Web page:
Splunk® Connect for Kafka

Install and Use Splunk Connect for Kafka

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Configure Splunk Connect for Kafka

After you bring Kafka Connect up on every host, the Kafka Connect instances automatically form a cluster. A REST call can be executed against one of the cluster instances, and the configuration will be propagated across your entire cluster.

Create a data collection task in Splunk Connect for Kafka

Use the following steps to create a data collection task using Splunk Connect for Kafka.

  1. Start Kafka Connect.
    .$KAFKA_HOME/bin/connect-distributed.sh config/connect-distributed.properties where $KAFKA_HOME is the install directory of Kafka on your Kafka Connect host.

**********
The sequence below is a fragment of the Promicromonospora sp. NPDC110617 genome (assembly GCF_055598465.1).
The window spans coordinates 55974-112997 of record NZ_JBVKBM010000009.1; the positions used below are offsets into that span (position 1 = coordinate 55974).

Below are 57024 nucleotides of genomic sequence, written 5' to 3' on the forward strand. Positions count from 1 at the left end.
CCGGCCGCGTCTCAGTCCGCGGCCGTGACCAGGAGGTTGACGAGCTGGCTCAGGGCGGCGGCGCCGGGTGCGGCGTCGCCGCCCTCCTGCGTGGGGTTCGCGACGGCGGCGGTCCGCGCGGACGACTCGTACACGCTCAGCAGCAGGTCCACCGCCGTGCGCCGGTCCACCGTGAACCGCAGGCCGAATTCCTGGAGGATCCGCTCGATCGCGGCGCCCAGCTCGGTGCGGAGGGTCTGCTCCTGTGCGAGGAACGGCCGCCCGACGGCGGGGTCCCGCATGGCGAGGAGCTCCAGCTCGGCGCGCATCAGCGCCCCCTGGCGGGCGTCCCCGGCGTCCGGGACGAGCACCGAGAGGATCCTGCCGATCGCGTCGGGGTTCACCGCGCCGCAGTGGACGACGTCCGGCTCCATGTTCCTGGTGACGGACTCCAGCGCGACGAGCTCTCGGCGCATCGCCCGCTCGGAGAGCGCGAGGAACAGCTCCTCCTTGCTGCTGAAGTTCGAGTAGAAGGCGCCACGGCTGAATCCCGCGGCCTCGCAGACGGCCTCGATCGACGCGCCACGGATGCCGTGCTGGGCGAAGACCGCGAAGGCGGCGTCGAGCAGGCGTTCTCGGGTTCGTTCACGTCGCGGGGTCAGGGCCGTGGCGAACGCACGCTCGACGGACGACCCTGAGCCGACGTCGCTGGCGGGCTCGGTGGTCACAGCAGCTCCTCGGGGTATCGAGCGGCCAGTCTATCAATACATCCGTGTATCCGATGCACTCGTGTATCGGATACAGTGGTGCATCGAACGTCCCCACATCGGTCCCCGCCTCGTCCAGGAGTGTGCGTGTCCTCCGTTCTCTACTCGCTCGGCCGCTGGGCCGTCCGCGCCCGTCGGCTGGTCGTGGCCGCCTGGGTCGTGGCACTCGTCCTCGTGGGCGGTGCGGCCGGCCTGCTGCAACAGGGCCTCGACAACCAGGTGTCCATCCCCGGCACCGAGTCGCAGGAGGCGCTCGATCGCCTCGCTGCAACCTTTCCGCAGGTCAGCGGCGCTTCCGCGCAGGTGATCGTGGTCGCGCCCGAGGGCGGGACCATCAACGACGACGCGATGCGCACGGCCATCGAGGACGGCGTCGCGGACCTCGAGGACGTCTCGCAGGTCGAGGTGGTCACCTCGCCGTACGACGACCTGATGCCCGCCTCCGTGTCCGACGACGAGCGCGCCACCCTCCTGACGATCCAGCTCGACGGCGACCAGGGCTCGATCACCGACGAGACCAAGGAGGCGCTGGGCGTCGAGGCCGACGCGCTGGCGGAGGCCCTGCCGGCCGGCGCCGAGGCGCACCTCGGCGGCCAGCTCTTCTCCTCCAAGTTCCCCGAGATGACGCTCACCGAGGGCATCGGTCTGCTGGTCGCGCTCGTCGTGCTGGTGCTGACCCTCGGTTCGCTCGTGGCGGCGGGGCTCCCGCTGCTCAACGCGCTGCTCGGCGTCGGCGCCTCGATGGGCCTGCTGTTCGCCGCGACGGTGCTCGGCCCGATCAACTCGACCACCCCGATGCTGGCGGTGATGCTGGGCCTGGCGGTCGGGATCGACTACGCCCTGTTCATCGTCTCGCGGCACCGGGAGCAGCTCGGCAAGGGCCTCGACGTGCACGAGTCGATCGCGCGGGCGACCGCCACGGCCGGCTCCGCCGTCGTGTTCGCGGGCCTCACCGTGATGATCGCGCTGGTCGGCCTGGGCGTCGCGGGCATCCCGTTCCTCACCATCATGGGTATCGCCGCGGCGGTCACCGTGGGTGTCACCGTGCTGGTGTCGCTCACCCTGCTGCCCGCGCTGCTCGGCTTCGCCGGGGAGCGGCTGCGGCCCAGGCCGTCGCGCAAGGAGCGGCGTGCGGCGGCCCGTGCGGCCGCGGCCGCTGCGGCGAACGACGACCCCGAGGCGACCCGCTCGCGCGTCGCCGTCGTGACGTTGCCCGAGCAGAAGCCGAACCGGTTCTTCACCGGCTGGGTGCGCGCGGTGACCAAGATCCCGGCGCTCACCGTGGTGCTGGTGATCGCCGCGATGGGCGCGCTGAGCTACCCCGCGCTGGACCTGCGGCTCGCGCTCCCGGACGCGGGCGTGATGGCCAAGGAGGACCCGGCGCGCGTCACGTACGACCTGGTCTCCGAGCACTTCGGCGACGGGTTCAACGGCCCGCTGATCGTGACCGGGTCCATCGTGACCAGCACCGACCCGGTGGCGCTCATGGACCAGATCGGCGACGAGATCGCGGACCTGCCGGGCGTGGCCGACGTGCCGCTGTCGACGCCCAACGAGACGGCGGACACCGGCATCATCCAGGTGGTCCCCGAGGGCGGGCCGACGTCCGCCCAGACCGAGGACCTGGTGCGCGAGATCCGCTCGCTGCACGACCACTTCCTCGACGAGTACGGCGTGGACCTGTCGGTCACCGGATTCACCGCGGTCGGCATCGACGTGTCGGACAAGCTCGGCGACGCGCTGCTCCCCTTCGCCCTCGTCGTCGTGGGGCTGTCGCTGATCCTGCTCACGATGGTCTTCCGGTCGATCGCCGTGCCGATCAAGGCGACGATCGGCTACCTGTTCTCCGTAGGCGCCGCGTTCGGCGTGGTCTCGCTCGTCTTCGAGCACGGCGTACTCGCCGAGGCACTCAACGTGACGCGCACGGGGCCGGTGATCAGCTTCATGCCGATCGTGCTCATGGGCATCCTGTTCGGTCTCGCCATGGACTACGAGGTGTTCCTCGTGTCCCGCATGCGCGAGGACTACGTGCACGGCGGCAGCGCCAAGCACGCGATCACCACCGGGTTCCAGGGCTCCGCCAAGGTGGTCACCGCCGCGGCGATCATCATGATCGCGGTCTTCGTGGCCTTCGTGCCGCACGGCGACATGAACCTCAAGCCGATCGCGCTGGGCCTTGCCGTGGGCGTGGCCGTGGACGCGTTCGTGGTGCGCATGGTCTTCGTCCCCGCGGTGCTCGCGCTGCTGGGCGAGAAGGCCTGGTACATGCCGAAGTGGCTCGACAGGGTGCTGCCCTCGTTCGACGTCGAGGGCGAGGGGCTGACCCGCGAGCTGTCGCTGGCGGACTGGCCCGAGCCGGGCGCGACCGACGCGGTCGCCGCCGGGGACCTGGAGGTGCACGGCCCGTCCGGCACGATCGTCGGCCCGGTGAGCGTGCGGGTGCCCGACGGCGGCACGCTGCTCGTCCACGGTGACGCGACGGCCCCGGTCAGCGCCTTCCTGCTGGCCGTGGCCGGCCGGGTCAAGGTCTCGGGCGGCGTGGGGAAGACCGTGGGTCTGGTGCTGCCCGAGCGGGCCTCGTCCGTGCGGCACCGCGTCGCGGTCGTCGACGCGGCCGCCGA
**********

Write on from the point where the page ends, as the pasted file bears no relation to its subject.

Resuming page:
2. Run the following command, using your deployment's details, to create connector tasks.
      curl localhost:8083/connectors -X POST -H "Content-Type: application/json" -d '{
        "name": "kafka-connect-splunk",
        "config": {
          "connector.class": "com.splunk.kafka.connect.SplunkSinkConnector",
          "tasks.max": "3",
          "topics":"<KAFKA_TOPIC>",
          "splunk.indexes": "<SPLUNK_DESTINATION_INDEX>",
          "splunk.hec.uri": "<SPLUNK_HEC_URI:SPLUNK_HEC_PORT>",
          "splunk.hec.token": "<SPLUNK_HEC_TOKEN>",
          "splunk.hec.raw": "true",
          "splunk.hec.ack.enabled":"false"
        }
      }'    
    
    Required configurations Description
    topics Configures the Kafka topic for ingestion
    splunk.indexes Sets the destination Splunk platform index
    splunk.hec.uri Configures the Splunk HTTP Event Collector (HEC) URI